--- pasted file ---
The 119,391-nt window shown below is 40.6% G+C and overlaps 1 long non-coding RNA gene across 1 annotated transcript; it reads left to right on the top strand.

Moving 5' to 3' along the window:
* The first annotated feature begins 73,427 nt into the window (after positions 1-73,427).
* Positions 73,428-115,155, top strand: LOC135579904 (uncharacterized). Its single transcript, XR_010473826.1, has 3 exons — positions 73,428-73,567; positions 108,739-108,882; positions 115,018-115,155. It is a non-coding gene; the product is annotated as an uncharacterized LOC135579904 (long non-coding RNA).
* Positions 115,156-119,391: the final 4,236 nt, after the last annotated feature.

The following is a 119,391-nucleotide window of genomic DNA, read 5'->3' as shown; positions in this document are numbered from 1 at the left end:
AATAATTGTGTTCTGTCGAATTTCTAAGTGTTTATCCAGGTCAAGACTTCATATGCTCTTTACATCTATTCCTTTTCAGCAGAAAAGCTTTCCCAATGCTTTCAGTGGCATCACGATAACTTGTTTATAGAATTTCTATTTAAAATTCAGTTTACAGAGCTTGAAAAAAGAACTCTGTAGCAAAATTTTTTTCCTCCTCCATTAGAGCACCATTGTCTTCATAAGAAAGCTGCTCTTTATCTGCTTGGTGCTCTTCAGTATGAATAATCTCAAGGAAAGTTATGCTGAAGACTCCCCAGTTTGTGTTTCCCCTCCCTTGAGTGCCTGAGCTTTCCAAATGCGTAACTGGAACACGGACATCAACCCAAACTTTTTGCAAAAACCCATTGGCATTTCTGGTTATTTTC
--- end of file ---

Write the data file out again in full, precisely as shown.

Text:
The 119,391-nt window shown below is 40.6% G+C and overlaps 1 long non-coding RNA gene across 1 annotated transcript; it reads left to right on the top strand.

Moving 5' to 3' along the window:
* The first annotated feature begins 73,427 nt into the window (after positions 1-73,427).
* Positions 73,428-115,155, top strand: LOC135579904 (uncharacterized). Its single transcript, XR_010473826.1, has 3 exons — positions 73,428-73,567; positions 108,739-108,882; positions 115,018-115,155. It is a non-coding gene; the product is annotated as an uncharacterized LOC135579904 (long non-coding RNA).
* Positions 115,156-119,391: the final 4,236 nt, after the last annotated feature.

The following is a 119,391-nucleotide window of genomic DNA, read 5'->3' as shown; positions in this document are numbered from 1 at the left end:
AATAATTGTGTTCTGTCGAATTTCTAAGTGTTTATCCAGGTCAAGACTTCATATGCTCTTTACATCTATTCCTTTTCAGCAGAAAAGCTTTCCCAATGCTTTCAGTGGCATCACGATAACTTGTTTATAGAATTTCTATTTAAAATTCAGTTTACAGAGCTTGAAAAAAGAACTCTGTAGCAAAATTTTTTTCCTCCTCCATTAGAGCACCATTGTCTTCATAAGAAAGCTGCTCTTTATCTGCTTGGTGCTCTTCAGTATGAATAATCTCAAGGAAAGTTATGCTGAAGACTCCCCAGTTTGTGTTTCCCCTCCCTTGAGTGCCTGAGCTTTCCAAATGCGTAACTGGAACACGGACATCAACCCAAACTTTTTGCAAAAACCCATTGGCATTTCTGGTTATTTTC